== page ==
This novel considers the deterioration of the physical body of the female protagonist as she dies of cancer alongside the demise of the body politic in South Africa in the 1984-86 State of Emergency. Elizabeth Curran returns home after receiving the news of her cancer to find that a vagrant has moved into her garden. The shock of her recent news and the terrible violence that is being enacted all around her in the townships causes her to form a bond with this man. She is unable to tell her daughter of her illness and this novel becomes a letter to the daughter in America which she will receive only when her mother is dead. It becomes clear during the novel that Elizabeth can talk to this vagrant about the things that concern her, and she openly discusses her inability to understand the violence and the bloodshed that she witnesses. Throughout the novel the reader is made aware of the tenuous position of a white liberal woman in South Africa and the question of the right to speak is perpetually one that bothers both the reader and Elizabeth. Ultimately this book reveals the difficulties of being a part of a system that you disagree with and the almost impossible task of trying to speak out against it with language and not violence.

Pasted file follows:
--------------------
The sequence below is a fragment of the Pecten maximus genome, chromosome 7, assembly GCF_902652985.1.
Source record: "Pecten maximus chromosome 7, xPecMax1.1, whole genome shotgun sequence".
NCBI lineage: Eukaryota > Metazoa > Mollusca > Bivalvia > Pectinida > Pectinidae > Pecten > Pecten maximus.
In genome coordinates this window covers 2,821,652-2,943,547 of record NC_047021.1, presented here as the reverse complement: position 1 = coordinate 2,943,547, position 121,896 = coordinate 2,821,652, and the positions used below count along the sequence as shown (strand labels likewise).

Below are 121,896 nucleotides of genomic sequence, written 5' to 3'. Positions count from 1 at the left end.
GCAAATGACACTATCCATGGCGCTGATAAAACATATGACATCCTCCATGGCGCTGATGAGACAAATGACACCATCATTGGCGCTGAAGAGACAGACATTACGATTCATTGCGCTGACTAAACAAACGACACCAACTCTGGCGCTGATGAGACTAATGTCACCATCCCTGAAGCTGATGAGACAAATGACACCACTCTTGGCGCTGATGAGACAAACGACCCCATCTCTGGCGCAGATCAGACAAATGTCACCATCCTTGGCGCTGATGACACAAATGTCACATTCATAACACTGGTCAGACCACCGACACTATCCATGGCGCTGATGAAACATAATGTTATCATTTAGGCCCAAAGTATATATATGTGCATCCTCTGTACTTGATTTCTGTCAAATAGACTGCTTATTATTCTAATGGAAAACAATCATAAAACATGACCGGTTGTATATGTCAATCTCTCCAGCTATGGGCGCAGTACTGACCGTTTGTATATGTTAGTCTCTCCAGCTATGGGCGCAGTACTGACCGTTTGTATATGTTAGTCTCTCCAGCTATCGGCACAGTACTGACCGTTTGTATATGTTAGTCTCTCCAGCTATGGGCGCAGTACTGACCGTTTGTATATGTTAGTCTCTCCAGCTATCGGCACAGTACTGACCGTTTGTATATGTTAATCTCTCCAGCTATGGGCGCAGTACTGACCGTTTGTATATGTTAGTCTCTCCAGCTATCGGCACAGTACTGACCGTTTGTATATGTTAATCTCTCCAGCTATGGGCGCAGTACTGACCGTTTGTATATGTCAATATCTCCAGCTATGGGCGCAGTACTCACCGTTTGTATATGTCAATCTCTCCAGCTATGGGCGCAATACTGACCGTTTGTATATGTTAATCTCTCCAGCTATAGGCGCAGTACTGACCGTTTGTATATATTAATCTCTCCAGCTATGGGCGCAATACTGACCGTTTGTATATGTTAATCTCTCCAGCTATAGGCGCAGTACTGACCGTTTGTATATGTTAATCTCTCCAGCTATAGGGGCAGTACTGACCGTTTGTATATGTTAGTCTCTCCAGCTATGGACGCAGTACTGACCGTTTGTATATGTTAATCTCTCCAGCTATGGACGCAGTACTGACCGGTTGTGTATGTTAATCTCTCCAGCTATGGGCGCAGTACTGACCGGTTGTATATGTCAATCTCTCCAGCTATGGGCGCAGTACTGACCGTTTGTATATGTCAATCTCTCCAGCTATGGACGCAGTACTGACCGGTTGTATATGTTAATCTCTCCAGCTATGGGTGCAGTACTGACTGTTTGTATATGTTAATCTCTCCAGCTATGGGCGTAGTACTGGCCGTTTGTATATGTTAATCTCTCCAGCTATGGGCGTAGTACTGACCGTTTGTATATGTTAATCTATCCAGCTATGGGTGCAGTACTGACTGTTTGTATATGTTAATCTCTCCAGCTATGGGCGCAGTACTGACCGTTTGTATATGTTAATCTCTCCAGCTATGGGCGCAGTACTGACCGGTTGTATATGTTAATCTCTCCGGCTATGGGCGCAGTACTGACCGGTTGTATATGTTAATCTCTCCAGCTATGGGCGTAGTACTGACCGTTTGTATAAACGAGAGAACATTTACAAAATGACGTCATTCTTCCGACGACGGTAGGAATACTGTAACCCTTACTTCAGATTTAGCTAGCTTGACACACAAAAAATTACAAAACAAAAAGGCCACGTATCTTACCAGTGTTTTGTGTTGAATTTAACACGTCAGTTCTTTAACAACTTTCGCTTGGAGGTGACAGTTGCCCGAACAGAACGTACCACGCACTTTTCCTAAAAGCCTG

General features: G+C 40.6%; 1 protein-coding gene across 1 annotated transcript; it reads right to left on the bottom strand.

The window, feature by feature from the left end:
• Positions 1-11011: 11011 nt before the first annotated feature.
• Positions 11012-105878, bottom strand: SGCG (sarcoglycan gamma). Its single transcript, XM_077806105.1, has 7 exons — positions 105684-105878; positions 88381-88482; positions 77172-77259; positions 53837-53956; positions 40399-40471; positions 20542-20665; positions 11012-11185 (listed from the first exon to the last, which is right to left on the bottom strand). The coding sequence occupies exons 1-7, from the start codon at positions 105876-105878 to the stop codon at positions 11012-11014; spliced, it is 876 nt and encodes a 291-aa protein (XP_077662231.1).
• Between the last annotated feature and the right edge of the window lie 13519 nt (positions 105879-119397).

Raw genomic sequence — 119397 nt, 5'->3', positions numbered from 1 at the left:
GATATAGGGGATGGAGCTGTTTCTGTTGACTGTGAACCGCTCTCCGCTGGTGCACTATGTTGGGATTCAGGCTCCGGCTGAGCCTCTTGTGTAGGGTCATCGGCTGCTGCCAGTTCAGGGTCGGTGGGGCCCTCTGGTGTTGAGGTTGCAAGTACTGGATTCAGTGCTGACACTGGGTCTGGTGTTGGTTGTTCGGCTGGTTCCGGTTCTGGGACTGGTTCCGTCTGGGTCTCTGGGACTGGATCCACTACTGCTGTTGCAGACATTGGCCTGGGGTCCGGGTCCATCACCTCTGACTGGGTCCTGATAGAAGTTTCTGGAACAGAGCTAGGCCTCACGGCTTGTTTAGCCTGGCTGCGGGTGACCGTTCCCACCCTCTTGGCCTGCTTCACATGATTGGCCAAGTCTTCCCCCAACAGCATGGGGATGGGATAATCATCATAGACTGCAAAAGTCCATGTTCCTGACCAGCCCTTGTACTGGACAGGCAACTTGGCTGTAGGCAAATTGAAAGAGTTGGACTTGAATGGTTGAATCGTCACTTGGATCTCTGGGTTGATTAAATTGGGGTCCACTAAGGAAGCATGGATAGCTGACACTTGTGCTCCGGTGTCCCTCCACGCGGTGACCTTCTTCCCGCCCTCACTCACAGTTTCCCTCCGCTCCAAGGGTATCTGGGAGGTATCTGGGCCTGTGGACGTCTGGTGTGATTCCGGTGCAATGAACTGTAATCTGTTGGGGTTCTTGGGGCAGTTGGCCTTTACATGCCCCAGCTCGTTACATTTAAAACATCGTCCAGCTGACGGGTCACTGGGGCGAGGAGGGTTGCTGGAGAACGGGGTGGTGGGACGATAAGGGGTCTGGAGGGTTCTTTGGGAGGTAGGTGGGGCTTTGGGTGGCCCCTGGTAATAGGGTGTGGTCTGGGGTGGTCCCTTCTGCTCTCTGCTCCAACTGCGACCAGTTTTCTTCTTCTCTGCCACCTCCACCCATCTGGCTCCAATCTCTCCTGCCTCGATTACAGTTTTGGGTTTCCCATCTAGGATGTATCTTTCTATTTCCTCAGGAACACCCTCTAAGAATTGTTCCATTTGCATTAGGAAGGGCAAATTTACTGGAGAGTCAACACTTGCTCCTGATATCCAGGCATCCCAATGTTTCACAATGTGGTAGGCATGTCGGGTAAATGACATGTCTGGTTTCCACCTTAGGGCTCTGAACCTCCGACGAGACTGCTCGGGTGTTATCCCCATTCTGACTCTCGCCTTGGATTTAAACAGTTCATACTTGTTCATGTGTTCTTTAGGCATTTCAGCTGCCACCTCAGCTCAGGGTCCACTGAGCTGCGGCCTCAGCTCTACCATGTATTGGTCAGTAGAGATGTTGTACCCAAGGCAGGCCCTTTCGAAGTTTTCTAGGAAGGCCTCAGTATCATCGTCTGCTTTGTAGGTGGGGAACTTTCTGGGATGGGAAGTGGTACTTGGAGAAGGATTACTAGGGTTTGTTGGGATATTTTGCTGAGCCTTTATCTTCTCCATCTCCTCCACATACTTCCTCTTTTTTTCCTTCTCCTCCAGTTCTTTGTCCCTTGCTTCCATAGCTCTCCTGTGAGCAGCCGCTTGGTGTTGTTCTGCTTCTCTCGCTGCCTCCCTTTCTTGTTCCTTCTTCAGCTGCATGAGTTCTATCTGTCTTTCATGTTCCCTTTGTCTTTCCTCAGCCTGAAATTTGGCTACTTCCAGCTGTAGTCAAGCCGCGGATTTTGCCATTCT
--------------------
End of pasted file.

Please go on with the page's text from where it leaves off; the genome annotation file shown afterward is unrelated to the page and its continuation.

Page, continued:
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3 of 3 people found the following review helpful By Jorgensen on 30 Aug. 2009
Format: Paperback Verified Purchase
An retired middle-class woman learns that she is dying from incurable and painful cancer. The same day a vagabond sleeps in her garden. The time is the final years of apartheid in South Africa. While the country and the manners of people are fallling apart, the human tragedies of blacks spill over into her house and the bumb becomes her unlikely companion. The novel is written as a letter to her long lost daughter who escaped the South African situation by moving to the US.